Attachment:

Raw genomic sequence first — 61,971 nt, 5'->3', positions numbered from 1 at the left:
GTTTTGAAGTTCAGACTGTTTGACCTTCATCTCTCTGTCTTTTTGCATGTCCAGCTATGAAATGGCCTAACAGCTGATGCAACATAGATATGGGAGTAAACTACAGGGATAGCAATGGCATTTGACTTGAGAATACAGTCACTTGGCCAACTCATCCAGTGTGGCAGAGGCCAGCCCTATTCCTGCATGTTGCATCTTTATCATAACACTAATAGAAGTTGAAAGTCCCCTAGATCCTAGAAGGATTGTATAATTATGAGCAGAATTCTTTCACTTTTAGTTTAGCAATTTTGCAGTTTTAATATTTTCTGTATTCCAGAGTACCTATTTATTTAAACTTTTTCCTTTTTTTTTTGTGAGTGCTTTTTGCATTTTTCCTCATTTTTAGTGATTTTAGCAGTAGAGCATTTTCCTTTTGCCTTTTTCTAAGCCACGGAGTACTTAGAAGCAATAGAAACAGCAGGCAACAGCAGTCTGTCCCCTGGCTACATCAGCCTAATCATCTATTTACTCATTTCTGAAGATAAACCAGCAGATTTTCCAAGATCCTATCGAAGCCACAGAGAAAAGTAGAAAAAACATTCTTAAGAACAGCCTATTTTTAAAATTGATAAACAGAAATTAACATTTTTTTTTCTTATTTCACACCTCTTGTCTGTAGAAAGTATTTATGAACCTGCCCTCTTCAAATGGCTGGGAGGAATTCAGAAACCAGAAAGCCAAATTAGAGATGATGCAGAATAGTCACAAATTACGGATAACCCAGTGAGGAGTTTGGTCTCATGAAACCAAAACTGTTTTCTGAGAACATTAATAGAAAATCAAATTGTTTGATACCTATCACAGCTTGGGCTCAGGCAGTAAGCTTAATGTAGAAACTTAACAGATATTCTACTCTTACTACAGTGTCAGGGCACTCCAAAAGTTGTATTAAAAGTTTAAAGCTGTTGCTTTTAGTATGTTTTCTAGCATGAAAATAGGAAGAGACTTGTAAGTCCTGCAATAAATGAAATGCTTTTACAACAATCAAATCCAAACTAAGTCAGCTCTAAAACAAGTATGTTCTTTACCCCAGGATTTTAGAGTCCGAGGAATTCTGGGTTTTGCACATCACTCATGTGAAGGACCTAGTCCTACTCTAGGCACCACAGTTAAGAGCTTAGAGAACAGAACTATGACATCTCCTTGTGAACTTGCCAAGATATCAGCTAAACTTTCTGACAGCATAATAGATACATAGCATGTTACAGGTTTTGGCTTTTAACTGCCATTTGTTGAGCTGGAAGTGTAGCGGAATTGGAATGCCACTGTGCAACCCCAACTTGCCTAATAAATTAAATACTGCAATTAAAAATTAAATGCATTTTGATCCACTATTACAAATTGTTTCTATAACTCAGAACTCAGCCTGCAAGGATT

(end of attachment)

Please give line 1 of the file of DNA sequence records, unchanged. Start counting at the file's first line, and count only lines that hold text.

Raw genomic sequence first — 61,971 nt, 5'->3', positions numbered from 1 at the left: